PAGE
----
Perhaps no one has given back more to his alma mater than 1958 civil engineering graduate Jerry Lohr, whose passion for SDSU is clear and evident.
“Education was always a big thing in my family,” said Lohr. “I have a tremendous amount of gratitude for the education I received at SDSU. The university does an excellent job of providing not just an education, but a life transition.”
Growing up on a hard-working family farm near Raymond, Lohr now is president and owner of J. Lohr Vineyards & Wines, home to 150 employees and 3,400 acres of grapes in northern California and the central coast of California. Since forming the business in 1974, it consistently ranks as one of the top wine producing companies in the United States.
He is co-chairman of “It Starts with STATE: A Campaign for South Dakota State University.” Entering the final year of a six-year initiative, pledges and gifts have totaled $186.1 million from 20,823 different donors as of June 1. A few years before, Lohr chaired the university’s previous comprehensive fundraising campaign, “Visions for the Future.”
Lohr was a major voice in the renovation and expansion of Crothers Engineering Hall and Solberg Hall. When SDSU was going through the process of moving from NCAA Division II to Division I, Lohr traveled to the state to give a personal testimonial in support of the move.
The home of the SDSU Foundation was renamed the Jerome L. Lohr Building on April 26, 2012, in honor of his longtime volunteer efforts for the foundation. In addition, he played a key role in concept development, fundraising and design for the Electrical Engineering and Computer Science Building, which was renamed Daktronics Engineering Hall on the same day.
Retzlaff was one of SDSU’s greatest all-time student-athletes. He starred in football and track and field for two years, setting 16 school records during the 1951-52 and 1952-53 seasons.
A two-time all-North Central Conference selection, Retzlaff set the SDSU single-season rushing record at the time with 1,016 yards in 1951. He also set school, conference and NAIA records in both the shot put and discus, leading the Jacks to the national track team championship in 1953.
A 1953 State graduate, Retzlaff’s accomplishments in track and field were just as impressive. He was the NAIA champion in the shot put and discus twice, setting national marks in both events as a senior. At the conference meet that year, Retzlaff scored 34 points, taking first in the shot put, first in the discus, first in the high jump and fourth in the javelin.
Retzlaff enjoyed a stellar 11-year National Football League career with the Philadelphia Eagles. Known as “Pistol Pete” or “The Baron,” he set Eagle receiving records for most passes caught in a season, most caught in a career and most yards receiving in a career. When he retired, his jersey number 44 also was retired. A five-time selection to the Pro Bowl, he was hired as vice president and general manager of the Eagles. Retzlaff was inducted into the Jackrabbit Sports Hall of Fame in 1977.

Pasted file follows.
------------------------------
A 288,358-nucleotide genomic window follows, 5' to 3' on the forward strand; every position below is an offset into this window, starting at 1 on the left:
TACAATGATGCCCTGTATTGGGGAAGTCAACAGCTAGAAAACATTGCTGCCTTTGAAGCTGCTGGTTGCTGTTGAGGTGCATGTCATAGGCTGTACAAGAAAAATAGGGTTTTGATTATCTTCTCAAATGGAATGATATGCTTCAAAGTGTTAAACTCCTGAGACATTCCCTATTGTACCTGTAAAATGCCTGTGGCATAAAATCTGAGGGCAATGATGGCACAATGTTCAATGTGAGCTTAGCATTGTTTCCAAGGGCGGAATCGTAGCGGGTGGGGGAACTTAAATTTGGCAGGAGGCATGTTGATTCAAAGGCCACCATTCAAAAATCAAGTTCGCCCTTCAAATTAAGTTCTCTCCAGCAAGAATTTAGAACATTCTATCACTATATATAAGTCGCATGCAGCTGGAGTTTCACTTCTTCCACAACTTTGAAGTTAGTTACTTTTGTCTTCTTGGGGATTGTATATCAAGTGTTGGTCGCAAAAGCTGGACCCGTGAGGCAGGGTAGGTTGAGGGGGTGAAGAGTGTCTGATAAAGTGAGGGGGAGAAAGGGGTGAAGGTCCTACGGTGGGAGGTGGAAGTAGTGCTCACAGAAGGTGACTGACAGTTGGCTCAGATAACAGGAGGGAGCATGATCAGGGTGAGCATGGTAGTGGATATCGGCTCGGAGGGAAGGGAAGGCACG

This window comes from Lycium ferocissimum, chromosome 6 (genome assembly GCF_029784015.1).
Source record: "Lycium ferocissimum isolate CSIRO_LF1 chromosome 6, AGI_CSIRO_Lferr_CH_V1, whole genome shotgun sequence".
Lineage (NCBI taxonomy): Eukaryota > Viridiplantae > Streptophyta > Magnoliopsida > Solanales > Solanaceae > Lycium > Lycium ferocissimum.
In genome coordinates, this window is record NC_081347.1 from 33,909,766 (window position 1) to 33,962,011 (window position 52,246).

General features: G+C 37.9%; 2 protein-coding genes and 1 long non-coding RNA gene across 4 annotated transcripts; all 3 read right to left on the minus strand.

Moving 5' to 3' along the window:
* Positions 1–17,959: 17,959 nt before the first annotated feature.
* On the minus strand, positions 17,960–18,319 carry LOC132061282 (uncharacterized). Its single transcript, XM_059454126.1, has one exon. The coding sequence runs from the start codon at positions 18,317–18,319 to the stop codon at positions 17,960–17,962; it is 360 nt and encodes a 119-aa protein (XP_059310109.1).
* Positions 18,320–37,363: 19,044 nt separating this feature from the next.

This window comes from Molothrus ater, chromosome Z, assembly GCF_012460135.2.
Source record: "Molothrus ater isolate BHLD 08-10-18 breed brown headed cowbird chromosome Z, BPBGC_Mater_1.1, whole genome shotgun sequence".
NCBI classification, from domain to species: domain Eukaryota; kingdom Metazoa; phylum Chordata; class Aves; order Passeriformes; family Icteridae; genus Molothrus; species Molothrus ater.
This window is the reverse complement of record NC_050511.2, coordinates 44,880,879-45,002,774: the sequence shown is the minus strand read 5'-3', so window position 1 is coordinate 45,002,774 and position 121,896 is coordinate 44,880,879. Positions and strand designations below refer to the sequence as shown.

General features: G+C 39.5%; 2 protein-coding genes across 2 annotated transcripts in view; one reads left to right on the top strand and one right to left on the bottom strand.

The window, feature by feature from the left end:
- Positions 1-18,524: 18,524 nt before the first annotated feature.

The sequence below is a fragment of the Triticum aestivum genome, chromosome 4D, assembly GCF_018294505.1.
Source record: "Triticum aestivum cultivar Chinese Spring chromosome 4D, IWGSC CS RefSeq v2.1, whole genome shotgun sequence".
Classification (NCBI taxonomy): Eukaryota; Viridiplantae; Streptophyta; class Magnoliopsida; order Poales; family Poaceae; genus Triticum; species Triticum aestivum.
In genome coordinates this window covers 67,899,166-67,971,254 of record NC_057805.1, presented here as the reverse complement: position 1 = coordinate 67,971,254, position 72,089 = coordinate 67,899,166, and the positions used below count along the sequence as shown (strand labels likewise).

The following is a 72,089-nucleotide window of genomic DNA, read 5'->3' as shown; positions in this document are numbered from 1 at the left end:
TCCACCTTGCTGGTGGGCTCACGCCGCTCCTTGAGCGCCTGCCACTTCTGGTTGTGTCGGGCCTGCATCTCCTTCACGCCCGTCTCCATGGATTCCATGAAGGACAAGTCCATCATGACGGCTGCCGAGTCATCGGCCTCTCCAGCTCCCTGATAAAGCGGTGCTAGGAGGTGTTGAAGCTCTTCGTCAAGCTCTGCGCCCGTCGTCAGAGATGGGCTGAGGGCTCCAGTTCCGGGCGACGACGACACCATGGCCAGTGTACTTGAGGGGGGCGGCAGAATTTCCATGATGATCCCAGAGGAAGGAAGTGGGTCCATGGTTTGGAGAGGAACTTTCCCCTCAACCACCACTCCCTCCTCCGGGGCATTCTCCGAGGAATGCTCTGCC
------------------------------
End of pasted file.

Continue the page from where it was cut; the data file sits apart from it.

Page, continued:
Stanley M. Shaw
Stan Shaw, who earned his bachelor’s (1957) and master’s (1959) degrees from the College of Pharmacy, was a pioneer in nuclear pharmacy. In early 1962, he joined the newly formed Department of Bionucleonics at Purdue University. In 1972, he was part of group who initiated a courses geared toward competence in nuclear pharmacy.
He developed a nuclear pharmacist newsletter, took part in planning sessions, and helped organize the first one-day session on nuclear pharmacy at the national meeting of the American Pharmaceutical Association in 1974.
The success of that gathering led to the formation of the APhA Section on Nuclear Pharmacy in 1975. Within a few years, nuclear pharmacy became the first professional area in pharmacy to be officially recognized as a specialty practice.
In 2000, at the 25th anniversary of the creation of the section, Shaw was recognized as a pioneer in nuclear pharmacy and received the Smith Practice Excellence Award.
Virginia Driving Hawk Sneve
Virginia Driving Hawk Sneve was born and raised on the Rosebud Reservation and is an enrolled member of the Rosebud Sioux Tribe. She earned a bachelor’s degree in English in 1954 and a master’s degree in education in 1969.
With a career as an English teacher and school counselor at several public schools, Sneve is a renowned author of books for children and adults.
Sneve began her professional writing career in 1972 with the publication of “Jimmy Yellow Hawk,” which won the Native American category in a contest sponsored by the Interracial Council of Minority Books for Children. Since then, she has published 16 children’s books of fiction and non-fiction.
Sneve was first inspired to write juvenile literature when she discovered that books available to her own young children reflected only stereotypical representations of their native heritage. A need for the realistic portrayal of American Indians prompted Sneve to draw on her native background and fill that void herself.
Among the many awards she has received over the years include the South Dakota Governor’s Award in the Arts for Distinction in Creative Achievement in 2007 and the National Endowment for the Humanities Medalist in 2000.
Sneve lives in Rapid City with her husband, Vance. They have three children and four grandchildren.